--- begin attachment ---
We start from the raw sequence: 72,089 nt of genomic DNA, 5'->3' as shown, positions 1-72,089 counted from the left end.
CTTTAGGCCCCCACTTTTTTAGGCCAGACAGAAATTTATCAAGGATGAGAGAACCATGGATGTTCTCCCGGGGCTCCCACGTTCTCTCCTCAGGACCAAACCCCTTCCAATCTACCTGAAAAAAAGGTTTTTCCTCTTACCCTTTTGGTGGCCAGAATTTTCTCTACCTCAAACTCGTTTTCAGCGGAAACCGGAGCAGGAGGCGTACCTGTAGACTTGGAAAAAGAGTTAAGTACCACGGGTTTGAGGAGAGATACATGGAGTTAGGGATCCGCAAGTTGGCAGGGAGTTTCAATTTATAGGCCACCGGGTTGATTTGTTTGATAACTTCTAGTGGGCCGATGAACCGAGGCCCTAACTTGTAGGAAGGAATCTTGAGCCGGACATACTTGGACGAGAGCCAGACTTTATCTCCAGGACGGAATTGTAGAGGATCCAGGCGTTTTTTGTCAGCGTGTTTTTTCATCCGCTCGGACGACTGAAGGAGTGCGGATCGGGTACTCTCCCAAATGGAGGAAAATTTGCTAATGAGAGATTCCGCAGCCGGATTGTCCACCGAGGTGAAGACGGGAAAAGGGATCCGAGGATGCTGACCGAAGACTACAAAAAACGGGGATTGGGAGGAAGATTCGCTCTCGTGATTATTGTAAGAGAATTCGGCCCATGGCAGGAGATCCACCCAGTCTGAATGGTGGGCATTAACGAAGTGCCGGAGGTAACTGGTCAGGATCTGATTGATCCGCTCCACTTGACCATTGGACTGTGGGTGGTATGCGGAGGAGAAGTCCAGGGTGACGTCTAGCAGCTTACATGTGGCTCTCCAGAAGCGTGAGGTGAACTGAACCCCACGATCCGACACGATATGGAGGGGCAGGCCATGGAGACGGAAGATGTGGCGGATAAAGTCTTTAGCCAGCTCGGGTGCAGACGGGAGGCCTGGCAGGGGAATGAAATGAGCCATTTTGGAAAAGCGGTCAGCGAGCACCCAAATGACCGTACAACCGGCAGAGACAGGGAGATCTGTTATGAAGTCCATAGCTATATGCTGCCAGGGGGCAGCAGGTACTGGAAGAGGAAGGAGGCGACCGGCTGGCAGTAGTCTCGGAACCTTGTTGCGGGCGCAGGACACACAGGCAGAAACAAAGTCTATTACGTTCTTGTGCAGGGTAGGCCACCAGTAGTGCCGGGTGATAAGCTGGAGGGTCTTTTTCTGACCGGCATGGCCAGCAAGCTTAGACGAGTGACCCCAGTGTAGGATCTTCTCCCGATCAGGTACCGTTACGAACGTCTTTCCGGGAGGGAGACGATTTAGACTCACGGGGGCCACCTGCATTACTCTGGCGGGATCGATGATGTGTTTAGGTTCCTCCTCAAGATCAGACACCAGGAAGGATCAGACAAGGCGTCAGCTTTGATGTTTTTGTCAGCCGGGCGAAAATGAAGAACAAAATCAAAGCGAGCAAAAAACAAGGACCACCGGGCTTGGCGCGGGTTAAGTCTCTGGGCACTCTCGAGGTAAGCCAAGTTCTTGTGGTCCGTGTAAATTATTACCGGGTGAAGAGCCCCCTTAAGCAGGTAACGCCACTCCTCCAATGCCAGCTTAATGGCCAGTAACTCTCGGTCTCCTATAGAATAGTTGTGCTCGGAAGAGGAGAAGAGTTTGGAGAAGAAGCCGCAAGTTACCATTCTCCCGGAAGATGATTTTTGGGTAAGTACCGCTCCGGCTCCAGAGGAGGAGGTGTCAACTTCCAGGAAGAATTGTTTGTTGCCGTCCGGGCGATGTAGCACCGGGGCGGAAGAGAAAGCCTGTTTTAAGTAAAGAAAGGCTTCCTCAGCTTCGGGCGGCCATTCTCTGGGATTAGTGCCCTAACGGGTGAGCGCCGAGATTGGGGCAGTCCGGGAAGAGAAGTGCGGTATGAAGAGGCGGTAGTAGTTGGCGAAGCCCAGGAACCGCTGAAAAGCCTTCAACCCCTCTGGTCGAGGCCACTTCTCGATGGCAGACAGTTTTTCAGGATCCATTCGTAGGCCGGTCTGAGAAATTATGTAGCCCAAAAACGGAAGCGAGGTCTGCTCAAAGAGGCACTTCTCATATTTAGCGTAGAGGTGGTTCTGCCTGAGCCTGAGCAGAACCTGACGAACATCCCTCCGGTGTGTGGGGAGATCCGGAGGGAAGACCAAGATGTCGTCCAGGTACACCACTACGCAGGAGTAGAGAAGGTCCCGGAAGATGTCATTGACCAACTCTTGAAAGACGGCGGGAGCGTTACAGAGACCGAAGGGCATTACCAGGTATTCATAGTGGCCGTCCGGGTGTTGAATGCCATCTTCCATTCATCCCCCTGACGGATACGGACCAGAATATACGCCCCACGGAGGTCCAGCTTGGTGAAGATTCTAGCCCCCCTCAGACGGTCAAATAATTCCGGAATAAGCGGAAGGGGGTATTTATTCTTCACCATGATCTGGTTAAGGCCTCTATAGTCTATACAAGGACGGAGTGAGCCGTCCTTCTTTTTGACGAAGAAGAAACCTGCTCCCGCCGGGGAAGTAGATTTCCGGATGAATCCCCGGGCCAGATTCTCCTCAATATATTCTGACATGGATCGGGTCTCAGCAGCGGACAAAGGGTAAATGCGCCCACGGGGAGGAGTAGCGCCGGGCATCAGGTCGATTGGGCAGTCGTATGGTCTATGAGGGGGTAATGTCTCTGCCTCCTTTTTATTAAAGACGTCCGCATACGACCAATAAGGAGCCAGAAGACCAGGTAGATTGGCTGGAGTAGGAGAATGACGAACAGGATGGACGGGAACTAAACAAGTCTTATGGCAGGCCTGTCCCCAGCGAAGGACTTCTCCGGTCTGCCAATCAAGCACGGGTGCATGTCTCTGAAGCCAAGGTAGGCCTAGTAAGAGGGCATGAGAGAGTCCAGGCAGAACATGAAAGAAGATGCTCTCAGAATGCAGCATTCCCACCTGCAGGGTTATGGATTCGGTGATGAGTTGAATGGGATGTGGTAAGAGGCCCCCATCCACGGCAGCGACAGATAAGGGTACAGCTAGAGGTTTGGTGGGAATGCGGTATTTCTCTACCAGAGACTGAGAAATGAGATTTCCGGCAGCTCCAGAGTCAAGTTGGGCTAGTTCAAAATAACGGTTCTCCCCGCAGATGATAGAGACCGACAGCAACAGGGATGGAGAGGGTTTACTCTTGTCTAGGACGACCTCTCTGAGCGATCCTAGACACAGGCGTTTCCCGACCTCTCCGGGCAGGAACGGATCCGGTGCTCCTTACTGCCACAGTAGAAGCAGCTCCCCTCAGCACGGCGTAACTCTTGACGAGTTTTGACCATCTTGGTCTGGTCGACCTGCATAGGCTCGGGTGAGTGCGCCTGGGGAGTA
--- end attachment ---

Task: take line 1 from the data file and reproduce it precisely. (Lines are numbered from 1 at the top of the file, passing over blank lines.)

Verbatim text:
We start from the raw sequence: 72,089 nt of genomic DNA, 5'->3' as shown, positions 1-72,089 counted from the left end.